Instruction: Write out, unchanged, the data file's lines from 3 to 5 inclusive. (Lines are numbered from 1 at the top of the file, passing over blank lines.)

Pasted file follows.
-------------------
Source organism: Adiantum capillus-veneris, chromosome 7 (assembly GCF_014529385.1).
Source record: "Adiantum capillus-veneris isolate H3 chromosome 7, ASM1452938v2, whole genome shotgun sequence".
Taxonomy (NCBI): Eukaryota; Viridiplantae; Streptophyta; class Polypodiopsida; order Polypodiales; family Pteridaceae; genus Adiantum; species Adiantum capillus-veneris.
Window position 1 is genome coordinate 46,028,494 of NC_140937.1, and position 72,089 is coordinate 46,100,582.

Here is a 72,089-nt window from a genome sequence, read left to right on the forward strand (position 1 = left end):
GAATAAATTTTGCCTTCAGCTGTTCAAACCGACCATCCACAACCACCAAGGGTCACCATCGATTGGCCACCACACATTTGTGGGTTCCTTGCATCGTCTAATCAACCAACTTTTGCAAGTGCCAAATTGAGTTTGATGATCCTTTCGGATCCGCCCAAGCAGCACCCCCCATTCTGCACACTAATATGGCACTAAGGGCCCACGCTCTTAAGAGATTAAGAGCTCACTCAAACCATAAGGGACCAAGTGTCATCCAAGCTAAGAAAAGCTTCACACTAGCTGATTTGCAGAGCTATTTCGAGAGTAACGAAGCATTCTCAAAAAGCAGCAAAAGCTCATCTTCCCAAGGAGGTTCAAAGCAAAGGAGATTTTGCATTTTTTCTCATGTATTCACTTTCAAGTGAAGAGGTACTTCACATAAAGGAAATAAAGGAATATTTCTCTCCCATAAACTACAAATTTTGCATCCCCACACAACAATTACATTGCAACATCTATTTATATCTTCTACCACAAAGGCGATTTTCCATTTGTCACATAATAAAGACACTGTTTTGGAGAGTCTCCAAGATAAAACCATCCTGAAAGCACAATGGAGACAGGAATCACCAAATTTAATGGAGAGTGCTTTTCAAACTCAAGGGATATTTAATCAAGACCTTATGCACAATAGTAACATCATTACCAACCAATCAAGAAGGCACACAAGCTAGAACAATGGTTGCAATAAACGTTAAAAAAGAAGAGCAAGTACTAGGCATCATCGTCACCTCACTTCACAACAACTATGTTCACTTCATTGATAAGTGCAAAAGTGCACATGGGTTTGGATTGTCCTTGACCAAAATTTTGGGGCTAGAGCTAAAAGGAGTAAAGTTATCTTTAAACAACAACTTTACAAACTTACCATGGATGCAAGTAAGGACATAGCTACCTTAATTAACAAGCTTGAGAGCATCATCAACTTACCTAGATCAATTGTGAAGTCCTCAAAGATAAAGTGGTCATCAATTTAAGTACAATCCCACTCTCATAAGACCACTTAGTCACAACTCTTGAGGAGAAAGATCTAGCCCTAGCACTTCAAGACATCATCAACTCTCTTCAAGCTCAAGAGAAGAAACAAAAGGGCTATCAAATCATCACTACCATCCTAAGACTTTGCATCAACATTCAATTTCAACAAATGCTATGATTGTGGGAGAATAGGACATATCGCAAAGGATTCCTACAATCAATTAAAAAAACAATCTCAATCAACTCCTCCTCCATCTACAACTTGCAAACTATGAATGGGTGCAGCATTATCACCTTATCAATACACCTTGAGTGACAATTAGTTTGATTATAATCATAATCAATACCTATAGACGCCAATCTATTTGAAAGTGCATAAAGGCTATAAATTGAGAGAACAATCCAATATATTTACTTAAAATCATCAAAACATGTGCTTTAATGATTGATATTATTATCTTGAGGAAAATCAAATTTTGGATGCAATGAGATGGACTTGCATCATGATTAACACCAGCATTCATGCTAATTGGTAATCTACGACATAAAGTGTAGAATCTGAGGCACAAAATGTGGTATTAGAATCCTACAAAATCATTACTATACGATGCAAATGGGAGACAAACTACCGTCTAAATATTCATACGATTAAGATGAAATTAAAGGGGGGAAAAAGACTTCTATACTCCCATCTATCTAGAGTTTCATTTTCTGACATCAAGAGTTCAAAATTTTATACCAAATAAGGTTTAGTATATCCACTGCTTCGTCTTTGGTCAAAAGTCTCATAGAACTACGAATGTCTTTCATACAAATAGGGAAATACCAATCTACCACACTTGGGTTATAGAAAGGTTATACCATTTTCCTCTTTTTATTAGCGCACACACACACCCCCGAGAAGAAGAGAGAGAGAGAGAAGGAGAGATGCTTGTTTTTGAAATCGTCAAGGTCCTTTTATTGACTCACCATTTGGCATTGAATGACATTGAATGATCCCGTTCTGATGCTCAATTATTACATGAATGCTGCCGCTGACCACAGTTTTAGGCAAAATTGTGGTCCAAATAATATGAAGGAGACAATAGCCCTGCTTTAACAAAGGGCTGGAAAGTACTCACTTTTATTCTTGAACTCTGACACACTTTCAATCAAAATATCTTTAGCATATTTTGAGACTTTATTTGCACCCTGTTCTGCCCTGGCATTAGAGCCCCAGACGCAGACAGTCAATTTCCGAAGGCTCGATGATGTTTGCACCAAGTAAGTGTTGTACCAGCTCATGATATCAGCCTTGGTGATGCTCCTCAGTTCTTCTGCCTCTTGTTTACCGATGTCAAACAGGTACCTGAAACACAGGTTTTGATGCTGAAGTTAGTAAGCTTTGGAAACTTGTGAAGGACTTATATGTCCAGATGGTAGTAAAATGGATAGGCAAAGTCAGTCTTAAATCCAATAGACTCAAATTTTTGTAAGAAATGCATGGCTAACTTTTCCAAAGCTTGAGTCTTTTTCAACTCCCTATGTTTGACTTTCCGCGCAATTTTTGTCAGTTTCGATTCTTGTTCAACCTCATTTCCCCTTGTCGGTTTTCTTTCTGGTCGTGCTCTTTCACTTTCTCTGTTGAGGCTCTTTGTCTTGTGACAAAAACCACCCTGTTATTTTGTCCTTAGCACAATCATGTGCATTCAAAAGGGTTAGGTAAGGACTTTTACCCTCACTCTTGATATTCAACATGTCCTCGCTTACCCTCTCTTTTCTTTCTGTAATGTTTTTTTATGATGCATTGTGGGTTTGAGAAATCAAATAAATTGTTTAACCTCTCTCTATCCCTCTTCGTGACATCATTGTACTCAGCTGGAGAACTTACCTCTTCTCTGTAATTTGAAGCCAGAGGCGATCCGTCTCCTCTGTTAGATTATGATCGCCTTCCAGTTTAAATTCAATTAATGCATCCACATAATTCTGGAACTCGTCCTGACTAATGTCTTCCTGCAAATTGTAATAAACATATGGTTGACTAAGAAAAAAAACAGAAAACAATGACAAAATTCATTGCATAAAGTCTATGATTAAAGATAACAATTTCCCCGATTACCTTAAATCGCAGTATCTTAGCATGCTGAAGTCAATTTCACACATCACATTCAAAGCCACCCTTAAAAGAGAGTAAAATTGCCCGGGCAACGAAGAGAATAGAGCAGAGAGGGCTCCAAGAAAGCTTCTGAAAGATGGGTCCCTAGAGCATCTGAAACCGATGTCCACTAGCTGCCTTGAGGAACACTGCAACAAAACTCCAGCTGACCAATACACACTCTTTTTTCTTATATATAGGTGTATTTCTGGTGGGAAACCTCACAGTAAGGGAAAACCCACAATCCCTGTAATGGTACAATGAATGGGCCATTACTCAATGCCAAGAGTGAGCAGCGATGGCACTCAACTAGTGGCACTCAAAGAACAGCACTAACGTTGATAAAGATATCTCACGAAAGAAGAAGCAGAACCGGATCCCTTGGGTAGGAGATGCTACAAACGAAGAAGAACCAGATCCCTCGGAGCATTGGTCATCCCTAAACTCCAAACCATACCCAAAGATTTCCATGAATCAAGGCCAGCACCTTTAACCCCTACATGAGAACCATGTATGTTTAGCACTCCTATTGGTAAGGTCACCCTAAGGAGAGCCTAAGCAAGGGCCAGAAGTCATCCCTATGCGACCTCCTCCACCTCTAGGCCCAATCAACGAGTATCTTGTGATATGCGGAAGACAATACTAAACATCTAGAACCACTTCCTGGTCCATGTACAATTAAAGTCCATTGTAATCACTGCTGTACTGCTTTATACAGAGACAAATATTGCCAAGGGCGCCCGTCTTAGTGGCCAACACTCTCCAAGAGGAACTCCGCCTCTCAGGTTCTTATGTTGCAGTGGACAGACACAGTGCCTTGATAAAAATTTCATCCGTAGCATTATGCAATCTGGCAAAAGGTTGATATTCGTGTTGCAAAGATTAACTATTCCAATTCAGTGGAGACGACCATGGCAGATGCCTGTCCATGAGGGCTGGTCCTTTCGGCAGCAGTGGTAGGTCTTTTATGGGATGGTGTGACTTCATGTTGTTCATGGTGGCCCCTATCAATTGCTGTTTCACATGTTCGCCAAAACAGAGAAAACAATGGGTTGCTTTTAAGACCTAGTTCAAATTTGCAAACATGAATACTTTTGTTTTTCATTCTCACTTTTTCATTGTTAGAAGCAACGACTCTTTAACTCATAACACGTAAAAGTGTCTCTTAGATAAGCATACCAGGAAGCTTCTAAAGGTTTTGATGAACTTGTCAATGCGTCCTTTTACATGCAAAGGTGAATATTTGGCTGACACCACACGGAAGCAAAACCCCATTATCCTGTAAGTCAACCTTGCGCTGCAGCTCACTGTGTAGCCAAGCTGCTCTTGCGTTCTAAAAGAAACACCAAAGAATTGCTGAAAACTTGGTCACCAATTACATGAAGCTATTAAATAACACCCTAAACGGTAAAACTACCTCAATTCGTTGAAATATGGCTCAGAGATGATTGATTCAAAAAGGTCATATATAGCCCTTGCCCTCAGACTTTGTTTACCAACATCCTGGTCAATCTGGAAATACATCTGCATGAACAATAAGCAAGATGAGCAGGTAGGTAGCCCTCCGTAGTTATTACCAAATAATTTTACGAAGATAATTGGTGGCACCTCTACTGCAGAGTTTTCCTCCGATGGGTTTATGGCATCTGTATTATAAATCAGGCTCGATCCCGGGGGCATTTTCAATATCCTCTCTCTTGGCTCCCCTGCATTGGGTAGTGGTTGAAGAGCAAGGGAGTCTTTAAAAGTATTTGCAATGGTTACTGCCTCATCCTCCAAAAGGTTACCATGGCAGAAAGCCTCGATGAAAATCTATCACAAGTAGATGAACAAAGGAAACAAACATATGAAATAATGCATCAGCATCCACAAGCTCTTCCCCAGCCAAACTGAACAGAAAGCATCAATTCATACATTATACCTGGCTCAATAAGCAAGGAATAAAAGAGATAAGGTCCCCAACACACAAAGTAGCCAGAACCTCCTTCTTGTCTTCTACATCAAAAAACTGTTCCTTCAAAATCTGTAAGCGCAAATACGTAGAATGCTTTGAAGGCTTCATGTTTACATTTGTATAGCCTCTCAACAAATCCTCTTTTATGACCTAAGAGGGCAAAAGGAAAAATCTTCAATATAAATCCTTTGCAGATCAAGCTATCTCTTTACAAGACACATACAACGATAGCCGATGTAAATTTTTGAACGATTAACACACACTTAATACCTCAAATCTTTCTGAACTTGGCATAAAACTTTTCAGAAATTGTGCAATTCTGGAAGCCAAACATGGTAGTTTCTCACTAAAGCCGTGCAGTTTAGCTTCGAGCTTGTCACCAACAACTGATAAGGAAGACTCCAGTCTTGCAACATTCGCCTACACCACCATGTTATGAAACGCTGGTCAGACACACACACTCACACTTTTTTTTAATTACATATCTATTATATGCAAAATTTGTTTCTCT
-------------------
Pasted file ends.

Taxonomy (NCBI): Eukaryota; Viridiplantae; Streptophyta; class Polypodiopsida; order Polypodiales; family Pteridaceae; genus Adiantum; species Adiantum capillus-veneris.
Window position 1 is genome coordinate 46,028,494 of NC_140937.1, and position 72,089 is coordinate 46,100,582.

Here is a 72,089-nt window from a genome sequence, read left to right on the forward strand (position 1 = left end):